Alex Ostler-Beech, aged 44 from Hull, and Ulrik Nielsen, aged 57 of Gentofte, Denmark, both pleaded guilty to the charge at a hearing in Inner London Court on Wednesday (October 26).
Three men had been charged with fraud offences for allegedly conspiring to sell horsemeat as beef. They were charged following an investigation into how food products became adulterated with horsemeat by the City of London Police.
The charges detailed that the three of them between January 1 2012 and October 31 2012 conspired together, and with others, to defraud purchasers of goods that contained, wholly or in part, a mixture of beef and horsemeat, by dishonestly arranging for beef and horsemeat to be combined for sale as beef.
The third defendant in the case, Andronicos Sideras, 54, from London, pleaded not guilty and will face trial. Both Ostler-Beech and Nielsen will be sentenced after this case.
Complex international criminal investigation
The charges followed a complex international criminal investigation that saw the City of London Police, which is the national policing lead for fraud, working in partnership with the Food Standards Agency and Crown Prosecution Service, as well as law enforcement agencies from across the UK and Europe.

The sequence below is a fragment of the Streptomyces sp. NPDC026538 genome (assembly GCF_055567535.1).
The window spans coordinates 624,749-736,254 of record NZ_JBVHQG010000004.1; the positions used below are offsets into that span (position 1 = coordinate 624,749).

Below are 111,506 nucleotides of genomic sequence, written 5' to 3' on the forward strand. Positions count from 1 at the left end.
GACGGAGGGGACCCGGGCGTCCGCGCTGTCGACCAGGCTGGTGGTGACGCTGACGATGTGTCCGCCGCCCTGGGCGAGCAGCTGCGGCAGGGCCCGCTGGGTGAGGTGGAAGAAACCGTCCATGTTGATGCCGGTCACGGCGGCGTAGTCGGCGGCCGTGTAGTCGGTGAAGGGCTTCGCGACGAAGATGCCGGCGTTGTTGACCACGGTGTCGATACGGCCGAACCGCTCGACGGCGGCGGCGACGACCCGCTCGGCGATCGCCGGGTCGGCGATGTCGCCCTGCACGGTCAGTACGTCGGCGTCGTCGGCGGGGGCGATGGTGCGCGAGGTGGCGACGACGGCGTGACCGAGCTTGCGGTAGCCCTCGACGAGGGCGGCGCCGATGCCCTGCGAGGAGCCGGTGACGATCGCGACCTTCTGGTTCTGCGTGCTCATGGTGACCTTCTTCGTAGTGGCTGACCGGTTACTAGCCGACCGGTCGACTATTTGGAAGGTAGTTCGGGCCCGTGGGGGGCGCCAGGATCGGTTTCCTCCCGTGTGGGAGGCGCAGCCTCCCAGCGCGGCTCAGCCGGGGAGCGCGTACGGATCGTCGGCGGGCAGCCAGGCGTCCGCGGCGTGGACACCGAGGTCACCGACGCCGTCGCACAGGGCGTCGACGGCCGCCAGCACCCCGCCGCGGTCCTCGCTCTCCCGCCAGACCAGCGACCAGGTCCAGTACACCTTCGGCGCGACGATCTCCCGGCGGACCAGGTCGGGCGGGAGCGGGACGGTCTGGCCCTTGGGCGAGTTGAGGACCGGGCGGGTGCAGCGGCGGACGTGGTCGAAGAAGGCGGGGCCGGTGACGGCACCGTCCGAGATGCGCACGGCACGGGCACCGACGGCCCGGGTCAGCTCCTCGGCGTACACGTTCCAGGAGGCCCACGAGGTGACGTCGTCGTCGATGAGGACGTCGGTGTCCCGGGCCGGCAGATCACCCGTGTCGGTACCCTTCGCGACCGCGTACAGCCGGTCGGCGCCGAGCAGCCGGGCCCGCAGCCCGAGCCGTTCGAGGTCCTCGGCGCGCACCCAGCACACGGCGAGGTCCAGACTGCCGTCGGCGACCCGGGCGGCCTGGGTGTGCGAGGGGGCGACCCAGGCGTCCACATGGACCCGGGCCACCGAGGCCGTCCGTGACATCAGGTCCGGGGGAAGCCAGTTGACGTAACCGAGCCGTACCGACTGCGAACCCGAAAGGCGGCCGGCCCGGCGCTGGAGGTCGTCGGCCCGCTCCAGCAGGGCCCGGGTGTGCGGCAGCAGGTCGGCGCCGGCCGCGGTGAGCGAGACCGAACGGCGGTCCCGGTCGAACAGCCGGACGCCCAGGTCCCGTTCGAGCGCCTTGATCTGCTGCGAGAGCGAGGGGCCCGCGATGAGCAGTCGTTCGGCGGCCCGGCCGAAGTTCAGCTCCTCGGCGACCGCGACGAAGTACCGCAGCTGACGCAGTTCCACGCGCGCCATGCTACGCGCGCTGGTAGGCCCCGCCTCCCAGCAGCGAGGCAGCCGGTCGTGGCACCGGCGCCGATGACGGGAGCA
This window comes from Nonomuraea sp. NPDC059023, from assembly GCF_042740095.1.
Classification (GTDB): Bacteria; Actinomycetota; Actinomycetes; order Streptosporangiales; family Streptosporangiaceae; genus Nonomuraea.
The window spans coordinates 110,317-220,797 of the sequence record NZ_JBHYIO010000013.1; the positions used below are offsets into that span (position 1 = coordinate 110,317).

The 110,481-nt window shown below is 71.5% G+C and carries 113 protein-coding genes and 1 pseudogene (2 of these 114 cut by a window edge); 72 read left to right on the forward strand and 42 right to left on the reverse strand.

City of London Police detectives first arrested Ostler-Beech in Hull and Sideras in London in July 2013.
In August, Nielsen was also interviewed under caution in Hull along with a 52-year-old man.
The 52-year-old man was released with no further action.
Andy Morling, head of the Food Crime unit at the Food Standards Agency took to Twitter to welcome the news. He said: “Two early guilty pleas a reflection of the solid investigation”.
Dominic Watkins, a partner at law firm DWF and expert on food fraud, said food fraud was complicated crime to investigate.
“It is complex to work through the supply chain," said Watkins. "It is good to see these cases being brought.”
Watkins, who spoke at Food Manufacture’s food safety conference ‘Boosting consumer confidence in times of change’, held earlier this month (October 13) in London, said that many cases prosecuted tended to be for traceability and record keeping failings rather than specifically for fraud.
“It is reassuring the prosecutions are taking place,” he said. “It is reassuring and significant that they have chosen to plead guilty to fraud,”